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California Proposition 161, the Aid-in-Dying Act (1992)

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California Proposition 161 was on the November 3, 1992 ballot in California as an initiated state statute, where it was defeated.

Proposition 161 would have allowed mentally competent adults to instruct their physicians in writing to provide aid-in-dying upon their request when they became terminally ill.

Election results

Proposition 161
Defeatedd No5,739,91854.13%
Yes 4,863,478 45.87%

Ballot summary

Proposition 161's official ballot summary said:

  • Authorizes mentally competent adult to request in writing "aid in dying," as defined, in event terminal condition is diagnosed. Establishes rules for executing, witnessing, revoking request.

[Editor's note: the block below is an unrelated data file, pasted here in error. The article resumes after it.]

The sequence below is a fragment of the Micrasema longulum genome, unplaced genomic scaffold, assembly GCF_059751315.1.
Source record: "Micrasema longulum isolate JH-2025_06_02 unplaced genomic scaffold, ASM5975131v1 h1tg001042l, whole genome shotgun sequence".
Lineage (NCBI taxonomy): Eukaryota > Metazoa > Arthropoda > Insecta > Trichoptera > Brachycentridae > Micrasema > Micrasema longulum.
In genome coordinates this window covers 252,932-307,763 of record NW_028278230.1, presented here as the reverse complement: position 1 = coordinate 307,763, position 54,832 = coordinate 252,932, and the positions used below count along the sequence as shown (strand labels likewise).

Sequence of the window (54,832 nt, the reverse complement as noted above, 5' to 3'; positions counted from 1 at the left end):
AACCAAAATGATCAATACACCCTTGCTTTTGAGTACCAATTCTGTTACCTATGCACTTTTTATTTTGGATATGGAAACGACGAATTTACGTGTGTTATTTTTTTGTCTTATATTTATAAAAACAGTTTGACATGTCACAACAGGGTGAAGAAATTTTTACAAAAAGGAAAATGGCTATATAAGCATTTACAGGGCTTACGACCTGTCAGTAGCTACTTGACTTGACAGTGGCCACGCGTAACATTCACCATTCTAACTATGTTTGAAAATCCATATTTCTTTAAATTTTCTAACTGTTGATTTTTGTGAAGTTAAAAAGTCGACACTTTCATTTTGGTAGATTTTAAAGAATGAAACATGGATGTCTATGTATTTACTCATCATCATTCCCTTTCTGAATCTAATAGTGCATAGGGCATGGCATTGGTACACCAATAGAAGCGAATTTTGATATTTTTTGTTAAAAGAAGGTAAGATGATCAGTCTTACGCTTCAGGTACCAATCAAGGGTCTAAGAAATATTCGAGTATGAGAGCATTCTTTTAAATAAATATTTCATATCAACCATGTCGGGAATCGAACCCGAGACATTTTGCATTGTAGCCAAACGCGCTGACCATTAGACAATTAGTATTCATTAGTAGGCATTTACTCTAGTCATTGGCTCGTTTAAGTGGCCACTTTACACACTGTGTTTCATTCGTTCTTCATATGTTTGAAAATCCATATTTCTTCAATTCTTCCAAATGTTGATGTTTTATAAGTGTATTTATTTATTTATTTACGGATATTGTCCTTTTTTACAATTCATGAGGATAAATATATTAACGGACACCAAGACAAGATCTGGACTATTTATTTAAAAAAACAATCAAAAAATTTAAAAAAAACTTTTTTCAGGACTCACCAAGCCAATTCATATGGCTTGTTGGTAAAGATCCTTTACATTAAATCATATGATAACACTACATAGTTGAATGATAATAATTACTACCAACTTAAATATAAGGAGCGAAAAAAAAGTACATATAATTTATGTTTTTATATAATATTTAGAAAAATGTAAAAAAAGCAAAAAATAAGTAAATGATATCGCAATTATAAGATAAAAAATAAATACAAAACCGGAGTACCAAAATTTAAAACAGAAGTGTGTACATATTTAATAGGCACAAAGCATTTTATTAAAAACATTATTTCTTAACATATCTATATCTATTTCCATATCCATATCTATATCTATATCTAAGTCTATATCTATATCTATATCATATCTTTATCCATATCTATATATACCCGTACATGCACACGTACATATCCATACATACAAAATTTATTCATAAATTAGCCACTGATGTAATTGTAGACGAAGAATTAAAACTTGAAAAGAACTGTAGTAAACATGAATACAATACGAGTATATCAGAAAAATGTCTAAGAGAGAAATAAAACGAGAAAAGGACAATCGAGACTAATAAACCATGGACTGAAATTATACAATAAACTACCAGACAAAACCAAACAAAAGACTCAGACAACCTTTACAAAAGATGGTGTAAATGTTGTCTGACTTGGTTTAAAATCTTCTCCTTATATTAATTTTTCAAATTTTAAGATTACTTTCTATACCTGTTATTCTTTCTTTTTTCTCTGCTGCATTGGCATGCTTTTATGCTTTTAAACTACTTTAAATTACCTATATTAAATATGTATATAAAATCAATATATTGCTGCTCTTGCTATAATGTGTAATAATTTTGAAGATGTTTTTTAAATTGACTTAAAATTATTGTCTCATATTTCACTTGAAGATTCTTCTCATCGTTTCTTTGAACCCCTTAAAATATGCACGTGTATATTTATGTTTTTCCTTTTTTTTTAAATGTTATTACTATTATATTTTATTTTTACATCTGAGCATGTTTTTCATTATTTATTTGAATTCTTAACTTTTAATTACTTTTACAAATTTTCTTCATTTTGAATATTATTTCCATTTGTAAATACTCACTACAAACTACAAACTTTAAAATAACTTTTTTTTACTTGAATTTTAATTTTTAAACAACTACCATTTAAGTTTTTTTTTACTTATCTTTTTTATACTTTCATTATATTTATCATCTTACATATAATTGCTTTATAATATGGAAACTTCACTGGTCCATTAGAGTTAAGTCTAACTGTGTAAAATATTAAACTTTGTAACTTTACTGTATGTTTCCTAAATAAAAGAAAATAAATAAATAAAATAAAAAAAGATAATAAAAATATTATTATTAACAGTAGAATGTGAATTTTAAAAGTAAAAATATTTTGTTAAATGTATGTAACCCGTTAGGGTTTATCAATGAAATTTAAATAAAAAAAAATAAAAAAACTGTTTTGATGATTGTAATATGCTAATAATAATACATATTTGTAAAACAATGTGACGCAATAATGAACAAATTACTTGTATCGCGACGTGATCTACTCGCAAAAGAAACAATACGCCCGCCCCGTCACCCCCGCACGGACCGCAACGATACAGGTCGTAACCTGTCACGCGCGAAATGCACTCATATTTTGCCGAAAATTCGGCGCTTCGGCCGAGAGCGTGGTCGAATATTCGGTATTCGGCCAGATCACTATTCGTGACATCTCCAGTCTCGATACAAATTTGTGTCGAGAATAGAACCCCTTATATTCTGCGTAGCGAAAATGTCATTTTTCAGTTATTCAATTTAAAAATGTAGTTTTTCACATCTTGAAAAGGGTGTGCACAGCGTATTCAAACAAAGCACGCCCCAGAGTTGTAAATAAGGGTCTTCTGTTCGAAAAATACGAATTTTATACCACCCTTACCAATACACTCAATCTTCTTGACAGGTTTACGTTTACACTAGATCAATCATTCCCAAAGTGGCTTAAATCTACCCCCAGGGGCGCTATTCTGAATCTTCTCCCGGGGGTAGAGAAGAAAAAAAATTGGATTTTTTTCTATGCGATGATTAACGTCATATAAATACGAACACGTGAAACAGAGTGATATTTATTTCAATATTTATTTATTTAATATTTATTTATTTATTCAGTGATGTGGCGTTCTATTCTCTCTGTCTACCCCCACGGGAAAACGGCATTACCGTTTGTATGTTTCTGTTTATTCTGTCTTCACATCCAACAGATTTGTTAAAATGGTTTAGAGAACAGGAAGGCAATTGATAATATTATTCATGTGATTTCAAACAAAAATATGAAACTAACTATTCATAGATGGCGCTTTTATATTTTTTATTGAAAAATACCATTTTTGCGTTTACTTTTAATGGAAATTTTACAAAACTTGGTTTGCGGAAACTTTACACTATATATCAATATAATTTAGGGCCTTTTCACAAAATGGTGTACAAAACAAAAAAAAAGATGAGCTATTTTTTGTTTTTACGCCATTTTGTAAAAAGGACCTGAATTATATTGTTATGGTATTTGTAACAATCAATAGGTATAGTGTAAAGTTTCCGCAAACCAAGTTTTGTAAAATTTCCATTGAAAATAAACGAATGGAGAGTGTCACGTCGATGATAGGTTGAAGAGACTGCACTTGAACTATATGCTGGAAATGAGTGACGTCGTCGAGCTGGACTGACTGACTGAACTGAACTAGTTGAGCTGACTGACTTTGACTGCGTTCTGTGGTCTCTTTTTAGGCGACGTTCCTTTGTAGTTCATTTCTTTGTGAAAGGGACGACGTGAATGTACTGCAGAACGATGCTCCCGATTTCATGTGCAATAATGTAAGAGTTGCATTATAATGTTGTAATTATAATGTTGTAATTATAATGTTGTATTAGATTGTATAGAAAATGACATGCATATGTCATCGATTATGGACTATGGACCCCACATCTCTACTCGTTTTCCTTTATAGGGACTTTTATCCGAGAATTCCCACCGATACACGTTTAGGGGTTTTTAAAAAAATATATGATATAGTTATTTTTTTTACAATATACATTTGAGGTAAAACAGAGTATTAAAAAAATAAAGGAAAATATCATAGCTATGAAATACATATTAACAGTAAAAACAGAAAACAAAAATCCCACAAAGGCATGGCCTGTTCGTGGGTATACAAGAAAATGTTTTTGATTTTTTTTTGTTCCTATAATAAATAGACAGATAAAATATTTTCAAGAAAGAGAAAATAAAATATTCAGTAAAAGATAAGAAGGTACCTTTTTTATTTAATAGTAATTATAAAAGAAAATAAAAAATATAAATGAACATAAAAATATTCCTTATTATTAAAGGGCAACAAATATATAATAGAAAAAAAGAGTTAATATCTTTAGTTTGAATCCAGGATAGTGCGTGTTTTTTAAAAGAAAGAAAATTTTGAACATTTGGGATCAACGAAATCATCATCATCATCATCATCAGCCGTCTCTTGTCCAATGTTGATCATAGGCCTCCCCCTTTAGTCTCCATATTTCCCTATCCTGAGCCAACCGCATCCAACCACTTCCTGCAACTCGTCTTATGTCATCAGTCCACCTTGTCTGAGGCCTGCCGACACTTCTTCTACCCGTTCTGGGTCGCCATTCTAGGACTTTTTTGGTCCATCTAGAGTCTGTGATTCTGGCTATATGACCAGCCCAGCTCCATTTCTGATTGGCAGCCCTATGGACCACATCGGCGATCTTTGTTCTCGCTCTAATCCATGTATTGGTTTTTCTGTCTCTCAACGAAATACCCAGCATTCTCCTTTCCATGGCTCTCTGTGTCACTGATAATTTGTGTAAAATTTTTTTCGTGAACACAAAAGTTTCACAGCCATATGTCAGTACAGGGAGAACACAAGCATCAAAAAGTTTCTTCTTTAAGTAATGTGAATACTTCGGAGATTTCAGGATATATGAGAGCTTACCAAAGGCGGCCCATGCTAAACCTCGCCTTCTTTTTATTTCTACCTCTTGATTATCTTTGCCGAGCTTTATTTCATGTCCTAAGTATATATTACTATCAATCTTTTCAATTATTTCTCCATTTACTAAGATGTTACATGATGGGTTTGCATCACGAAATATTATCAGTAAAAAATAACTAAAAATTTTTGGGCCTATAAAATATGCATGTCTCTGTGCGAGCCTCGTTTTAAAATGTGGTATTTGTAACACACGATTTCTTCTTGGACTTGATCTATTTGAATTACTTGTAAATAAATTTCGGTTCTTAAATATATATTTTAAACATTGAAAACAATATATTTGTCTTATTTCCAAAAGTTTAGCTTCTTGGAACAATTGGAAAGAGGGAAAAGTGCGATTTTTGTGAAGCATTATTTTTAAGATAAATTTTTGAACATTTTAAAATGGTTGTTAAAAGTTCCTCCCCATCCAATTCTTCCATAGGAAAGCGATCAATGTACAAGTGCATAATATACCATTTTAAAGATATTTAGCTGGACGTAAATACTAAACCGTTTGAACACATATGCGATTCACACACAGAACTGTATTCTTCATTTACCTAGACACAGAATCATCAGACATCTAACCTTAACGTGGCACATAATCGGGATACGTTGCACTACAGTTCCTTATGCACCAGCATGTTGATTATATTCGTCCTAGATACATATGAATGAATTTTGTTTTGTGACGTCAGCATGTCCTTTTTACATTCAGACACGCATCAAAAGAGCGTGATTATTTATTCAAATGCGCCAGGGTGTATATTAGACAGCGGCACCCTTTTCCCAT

• If properly requested, authorizes physician to terminate life in "painless, humane and dignified manner;" provides immunity from civil or criminal liability for participating health care professionals, facilities.
  • Allows physicians, health care professionals, privately owned hospitals to refuse assistance in dying if religiously, morally, ethically opposed.
  • Provides requesting, receiving authorized assistance "not suicide."
  • Prohibits existence or non-existence of directive from affecting insurance policy terms, sale, renewal, cancellation, premiums.

Fiscal estimate

The fiscal estimate provided by the California Legislative Analyst's Office said:

Potential costs and savings to state and local government health programs. Net impact is unknown, but probably not significant.

External links